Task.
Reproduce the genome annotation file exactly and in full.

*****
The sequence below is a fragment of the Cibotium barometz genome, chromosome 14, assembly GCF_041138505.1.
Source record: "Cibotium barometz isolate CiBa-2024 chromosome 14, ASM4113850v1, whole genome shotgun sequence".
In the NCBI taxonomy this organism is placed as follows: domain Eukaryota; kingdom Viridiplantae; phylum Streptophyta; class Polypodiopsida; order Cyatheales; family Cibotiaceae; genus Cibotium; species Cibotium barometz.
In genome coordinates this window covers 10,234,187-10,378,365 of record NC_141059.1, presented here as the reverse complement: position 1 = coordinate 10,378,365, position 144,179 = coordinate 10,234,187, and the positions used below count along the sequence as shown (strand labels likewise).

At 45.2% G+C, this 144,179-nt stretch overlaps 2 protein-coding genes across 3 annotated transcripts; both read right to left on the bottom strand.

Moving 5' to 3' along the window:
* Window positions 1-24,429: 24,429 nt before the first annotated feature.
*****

The sequence below is a fragment of the Cibotium barometz genome, chromosome 14, assembly GCF_041138505.1.
Source record: "Cibotium barometz isolate CiBa-2024 chromosome 14, ASM4113850v1, whole genome shotgun sequence".
In the NCBI taxonomy this organism is placed as follows: domain Eukaryota; kingdom Viridiplantae; phylum Streptophyta; class Polypodiopsida; order Cyatheales; family Cibotiaceae; genus Cibotium; species Cibotium barometz.
In genome coordinates this window covers 10,234,187-10,378,365 of record NC_141059.1, presented here as the reverse complement: position 1 = coordinate 10,378,365, position 144,179 = coordinate 10,234,187, and the positions used below count along the sequence as shown (strand labels likewise).

At 45.2% G+C, this 144,179-nt stretch overlaps 2 protein-coding genes across 3 annotated transcripts; both read right to left on the bottom strand.

Moving 5' to 3' along the window:
* Window positions 1-24,429: 24,429 nt before the first annotated feature.